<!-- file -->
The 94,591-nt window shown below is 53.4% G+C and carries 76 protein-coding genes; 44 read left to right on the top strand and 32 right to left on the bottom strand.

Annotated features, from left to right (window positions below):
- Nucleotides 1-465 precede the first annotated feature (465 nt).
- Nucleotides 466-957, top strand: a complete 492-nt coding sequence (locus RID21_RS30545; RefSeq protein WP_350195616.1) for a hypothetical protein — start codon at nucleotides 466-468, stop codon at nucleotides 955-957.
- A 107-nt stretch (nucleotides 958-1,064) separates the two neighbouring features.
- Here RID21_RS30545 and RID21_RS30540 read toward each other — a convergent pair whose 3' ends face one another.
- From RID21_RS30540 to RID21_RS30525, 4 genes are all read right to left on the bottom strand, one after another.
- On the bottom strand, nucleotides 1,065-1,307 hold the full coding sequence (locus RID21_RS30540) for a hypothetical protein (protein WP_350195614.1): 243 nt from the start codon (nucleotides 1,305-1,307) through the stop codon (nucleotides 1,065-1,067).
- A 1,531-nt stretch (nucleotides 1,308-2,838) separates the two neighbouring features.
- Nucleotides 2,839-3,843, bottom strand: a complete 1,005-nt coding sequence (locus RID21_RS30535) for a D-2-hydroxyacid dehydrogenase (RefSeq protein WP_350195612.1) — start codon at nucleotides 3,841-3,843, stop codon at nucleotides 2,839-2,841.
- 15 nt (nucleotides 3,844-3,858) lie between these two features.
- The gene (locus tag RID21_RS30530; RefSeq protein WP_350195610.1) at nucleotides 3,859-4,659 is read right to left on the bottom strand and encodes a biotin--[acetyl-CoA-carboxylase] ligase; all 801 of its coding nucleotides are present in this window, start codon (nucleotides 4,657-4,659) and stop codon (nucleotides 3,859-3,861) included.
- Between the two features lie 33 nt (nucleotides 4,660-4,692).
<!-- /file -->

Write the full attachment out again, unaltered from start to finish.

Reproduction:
The 94,591-nt window shown below is 53.4% G+C and carries 76 protein-coding genes; 44 read left to right on the top strand and 32 right to left on the bottom strand.

Annotated features, from left to right (window positions below):
- Nucleotides 1-465 precede the first annotated feature (465 nt).
- Nucleotides 466-957, top strand: a complete 492-nt coding sequence (locus RID21_RS30545; RefSeq protein WP_350195616.1) for a hypothetical protein — start codon at nucleotides 466-468, stop codon at nucleotides 955-957.
- A 107-nt stretch (nucleotides 958-1,064) separates the two neighbouring features.
- Here RID21_RS30545 and RID21_RS30540 read toward each other — a convergent pair whose 3' ends face one another.
- From RID21_RS30540 to RID21_RS30525, 4 genes are all read right to left on the bottom strand, one after another.
- On the bottom strand, nucleotides 1,065-1,307 hold the full coding sequence (locus RID21_RS30540) for a hypothetical protein (protein WP_350195614.1): 243 nt from the start codon (nucleotides 1,305-1,307) through the stop codon (nucleotides 1,065-1,067).
- A 1,531-nt stretch (nucleotides 1,308-2,838) separates the two neighbouring features.
- Nucleotides 2,839-3,843, bottom strand: a complete 1,005-nt coding sequence (locus RID21_RS30535) for a D-2-hydroxyacid dehydrogenase (RefSeq protein WP_350195612.1) — start codon at nucleotides 3,841-3,843, stop codon at nucleotides 2,839-2,841.
- 15 nt (nucleotides 3,844-3,858) lie between these two features.
- The gene (locus tag RID21_RS30530; RefSeq protein WP_350195610.1) at nucleotides 3,859-4,659 is read right to left on the bottom strand and encodes a biotin--[acetyl-CoA-carboxylase] ligase; all 801 of its coding nucleotides are present in this window, start codon (nucleotides 4,657-4,659) and stop codon (nucleotides 3,859-3,861) included.
- Between the two features lie 33 nt (nucleotides 4,660-4,692).